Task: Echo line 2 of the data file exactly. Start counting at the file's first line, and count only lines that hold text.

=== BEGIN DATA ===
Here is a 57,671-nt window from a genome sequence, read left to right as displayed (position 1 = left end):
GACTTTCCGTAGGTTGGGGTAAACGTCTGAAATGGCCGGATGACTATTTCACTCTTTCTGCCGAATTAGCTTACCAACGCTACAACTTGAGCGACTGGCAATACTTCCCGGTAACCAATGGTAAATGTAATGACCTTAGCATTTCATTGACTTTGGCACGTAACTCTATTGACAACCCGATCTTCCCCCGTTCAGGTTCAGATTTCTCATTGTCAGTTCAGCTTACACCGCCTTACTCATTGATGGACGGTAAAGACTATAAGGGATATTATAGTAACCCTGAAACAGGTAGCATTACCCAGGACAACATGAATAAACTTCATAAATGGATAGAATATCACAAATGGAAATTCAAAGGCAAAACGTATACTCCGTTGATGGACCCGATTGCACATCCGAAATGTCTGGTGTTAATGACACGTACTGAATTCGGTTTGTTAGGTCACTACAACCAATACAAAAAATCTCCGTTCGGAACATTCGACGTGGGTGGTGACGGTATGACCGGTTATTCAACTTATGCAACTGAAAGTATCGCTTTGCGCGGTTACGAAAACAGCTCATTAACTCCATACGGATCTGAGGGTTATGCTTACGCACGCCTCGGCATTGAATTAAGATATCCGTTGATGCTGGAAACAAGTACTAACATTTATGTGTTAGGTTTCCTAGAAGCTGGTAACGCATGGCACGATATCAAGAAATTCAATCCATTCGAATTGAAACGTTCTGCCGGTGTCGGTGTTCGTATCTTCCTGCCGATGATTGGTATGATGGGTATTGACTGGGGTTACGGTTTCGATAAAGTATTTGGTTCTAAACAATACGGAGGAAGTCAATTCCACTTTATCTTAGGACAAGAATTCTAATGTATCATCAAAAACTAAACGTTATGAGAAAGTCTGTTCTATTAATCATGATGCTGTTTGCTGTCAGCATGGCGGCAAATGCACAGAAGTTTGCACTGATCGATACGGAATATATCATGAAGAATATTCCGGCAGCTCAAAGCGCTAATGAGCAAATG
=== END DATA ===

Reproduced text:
GACTTTCCGTAGGTTGGGGTAAACGTCTGAAATGGCCGGATGACTATTTCACTCTTTCTGCCGAATTAGCTTACCAACGCTACAACTTGAGCGACTGGCAATACTTCCCGGTAACCAATGGTAAATGTAATGACCTTAGCATTTCATTGACTTTGGCACGTAACTCTATTGACAACCCGATCTTCCCCCGTTCAGGTTCAGATTTCTCATTGTCAGTTCAGCTTACACCGCCTTACTCATTGATGGACGGTAAAGACTATAAGGGATATTATAGTAACCCTGAAACAGGTAGCATTACCCAGGACAACATGAATAAACTTCATAAATGGATAGAATATCACAAATGGAAATTCAAAGGCAAAACGTATACTCCGTTGATGGACCCGATTGCACATCCGAAATGTCTGGTGTTAATGACACGTACTGAATTCGGTTTGTTAGGTCACTACAACCAATACAAAAAATCTCCGTTCGGAACATTCGACGTGGGTGGTGACGGTATGACCGGTTATTCAACTTATGCAACTGAAAGTATCGCTTTGCGCGGTTACGAAAACAGCTCATTAACTCCATACGGATCTGAGGGTTATGCTTACGCACGCCTCGGCATTGAATTAAGATATCCGTTGATGCTGGAAACAAGTACTAACATTTATGTGTTAGGTTTCCTAGAAGCTGGTAACGCATGGCACGATATCAAGAAATTCAATCCATTCGAATTGAAACGTTCTGCCGGTGTCGGTGTTCGTATCTTCCTGCCGATGATTGGTATGATGGGTATTGACTGGGGTTACGGTTTCGATAAAGTATTTGGTTCTAAACAATACGGAGGAAGTCAATTCCACTTTATCTTAGGACAAGAATTCTAATGTATCATCAAAAACTAAACGTTATGAGAAAGTCTGTTCTATTAATCATGATGCTGTTTGCTGTCAGCATGGCGGCAAATGCACAGAAGTTTGCACTGATCGATACGGAATATATCATGAAGAATATTCCGGCAGCTCAAAGCGCTAATGAGCAAATG